And that’s what makes romance films so important. The best ones capture the essence and experience of love — the wonderment, the warmth, the commitment, the heartache, the loss — and convey it artfully. They don’t have to be date movies, either. The main event doesn’t need to be loaded with all sort of mushy bullshit to make it a proper cinematic adventure. The good ones are standalone films just as much as the next great flick. In fact, the day after Thanksgiving three years ago I sat alone on my couch in boxers, hungover, watching The Proposal from start to finish without moving once. Now, granted, that film didn’t come close to making the list, but my point is it wasn’t horrid to watch a film about love. It never is when the flick is great. That’s why I will still watch As Good As It Gets and quote it the whole way through.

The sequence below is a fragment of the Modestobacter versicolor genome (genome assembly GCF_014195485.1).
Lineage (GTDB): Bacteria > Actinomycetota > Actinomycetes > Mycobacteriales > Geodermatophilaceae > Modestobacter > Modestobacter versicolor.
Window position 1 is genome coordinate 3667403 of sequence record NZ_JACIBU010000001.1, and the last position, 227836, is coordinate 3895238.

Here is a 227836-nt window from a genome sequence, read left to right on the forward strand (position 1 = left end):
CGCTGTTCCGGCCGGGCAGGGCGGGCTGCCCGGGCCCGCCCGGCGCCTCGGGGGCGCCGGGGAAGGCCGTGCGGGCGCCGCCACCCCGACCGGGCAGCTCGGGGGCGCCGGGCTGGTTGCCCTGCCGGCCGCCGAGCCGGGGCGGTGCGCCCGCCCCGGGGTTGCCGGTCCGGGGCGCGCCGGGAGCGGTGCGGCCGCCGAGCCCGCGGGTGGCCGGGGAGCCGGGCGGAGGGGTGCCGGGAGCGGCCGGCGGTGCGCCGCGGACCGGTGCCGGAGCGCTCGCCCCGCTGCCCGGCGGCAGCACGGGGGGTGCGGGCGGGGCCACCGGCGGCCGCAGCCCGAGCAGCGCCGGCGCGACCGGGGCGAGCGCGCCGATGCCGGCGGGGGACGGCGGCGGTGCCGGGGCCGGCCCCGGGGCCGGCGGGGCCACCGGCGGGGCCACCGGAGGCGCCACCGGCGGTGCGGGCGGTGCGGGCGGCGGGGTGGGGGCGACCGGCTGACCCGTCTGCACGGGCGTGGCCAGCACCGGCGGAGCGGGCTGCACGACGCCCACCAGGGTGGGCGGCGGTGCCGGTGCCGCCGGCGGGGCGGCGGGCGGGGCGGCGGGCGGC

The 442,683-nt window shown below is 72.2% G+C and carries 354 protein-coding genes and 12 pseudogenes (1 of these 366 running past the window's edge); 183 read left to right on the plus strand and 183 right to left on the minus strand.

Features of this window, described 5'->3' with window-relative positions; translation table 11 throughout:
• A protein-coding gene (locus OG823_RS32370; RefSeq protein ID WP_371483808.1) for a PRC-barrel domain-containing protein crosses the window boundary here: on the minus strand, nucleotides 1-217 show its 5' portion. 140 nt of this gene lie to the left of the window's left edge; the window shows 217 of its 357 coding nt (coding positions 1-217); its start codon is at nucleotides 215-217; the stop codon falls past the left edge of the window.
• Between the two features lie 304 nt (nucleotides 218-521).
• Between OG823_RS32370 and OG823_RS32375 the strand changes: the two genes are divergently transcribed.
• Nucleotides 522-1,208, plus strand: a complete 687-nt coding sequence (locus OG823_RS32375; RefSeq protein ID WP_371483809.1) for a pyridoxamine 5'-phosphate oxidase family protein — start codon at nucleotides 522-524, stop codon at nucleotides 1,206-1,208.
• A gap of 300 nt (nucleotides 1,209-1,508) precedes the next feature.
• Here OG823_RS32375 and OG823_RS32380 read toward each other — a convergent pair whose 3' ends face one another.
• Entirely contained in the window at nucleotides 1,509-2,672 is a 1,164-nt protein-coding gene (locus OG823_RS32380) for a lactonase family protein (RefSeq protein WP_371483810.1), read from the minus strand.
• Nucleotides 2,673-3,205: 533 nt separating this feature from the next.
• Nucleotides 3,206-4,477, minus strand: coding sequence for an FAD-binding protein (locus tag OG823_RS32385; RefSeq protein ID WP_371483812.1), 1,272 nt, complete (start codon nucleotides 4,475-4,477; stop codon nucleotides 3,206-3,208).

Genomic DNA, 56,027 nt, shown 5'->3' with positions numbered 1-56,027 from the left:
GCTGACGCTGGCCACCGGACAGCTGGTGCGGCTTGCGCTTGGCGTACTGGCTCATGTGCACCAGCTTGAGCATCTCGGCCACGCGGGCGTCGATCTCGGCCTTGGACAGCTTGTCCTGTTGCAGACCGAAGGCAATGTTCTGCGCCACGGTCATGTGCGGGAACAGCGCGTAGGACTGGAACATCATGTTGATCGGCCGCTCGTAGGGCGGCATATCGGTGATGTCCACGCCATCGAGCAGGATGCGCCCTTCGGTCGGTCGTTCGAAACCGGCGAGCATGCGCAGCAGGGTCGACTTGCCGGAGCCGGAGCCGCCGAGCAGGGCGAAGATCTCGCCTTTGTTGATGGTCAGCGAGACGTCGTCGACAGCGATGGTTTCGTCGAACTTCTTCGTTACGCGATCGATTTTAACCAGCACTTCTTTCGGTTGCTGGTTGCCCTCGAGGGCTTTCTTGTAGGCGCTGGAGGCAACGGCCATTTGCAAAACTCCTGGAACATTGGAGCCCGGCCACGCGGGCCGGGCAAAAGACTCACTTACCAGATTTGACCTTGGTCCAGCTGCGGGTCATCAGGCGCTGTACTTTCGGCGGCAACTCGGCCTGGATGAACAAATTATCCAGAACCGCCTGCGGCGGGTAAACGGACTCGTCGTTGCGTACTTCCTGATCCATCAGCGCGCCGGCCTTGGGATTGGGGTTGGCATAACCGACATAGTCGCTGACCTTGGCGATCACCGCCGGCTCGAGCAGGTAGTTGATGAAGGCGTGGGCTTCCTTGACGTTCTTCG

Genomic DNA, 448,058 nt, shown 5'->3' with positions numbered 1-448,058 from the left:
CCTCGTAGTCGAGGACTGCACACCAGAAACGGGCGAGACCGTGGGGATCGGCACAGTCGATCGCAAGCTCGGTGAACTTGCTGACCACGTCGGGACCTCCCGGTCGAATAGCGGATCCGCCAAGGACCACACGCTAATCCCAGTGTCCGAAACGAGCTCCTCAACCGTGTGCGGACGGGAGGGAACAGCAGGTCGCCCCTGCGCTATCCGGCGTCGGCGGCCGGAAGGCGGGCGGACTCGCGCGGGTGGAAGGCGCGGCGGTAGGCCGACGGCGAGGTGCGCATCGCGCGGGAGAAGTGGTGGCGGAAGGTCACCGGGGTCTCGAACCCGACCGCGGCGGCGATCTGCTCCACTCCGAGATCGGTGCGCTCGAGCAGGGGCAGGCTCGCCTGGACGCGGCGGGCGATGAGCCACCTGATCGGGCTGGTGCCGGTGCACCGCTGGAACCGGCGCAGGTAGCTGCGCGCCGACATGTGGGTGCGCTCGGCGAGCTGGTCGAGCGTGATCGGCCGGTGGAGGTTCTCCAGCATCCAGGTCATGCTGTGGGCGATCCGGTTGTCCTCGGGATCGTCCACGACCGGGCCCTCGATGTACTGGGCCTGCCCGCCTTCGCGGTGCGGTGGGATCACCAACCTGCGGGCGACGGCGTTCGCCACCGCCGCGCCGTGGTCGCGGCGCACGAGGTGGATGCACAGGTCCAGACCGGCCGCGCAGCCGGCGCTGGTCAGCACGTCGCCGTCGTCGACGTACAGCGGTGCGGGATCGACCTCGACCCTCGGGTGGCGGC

I’m here to proclaim that I’ve endured romance cinema, survived it and that I firmly recommend it. You might learn something. You might enjoy yourself. You don’t have to be the sensitive type to appreciate love, and you don’t have to be willing to sniffle and cry for two hours to enjoy a romance movie. You just have to be willing to admit the subject matter is engrossing, honest and as crucial to cinema as it is to life. Now please pass the popcorn and the tissues.

CHEERS, JEERS? We’d love to hear from you. Email the author at ncaruso [at] gearpatrol.com and let him know what you think. Thanks for reading.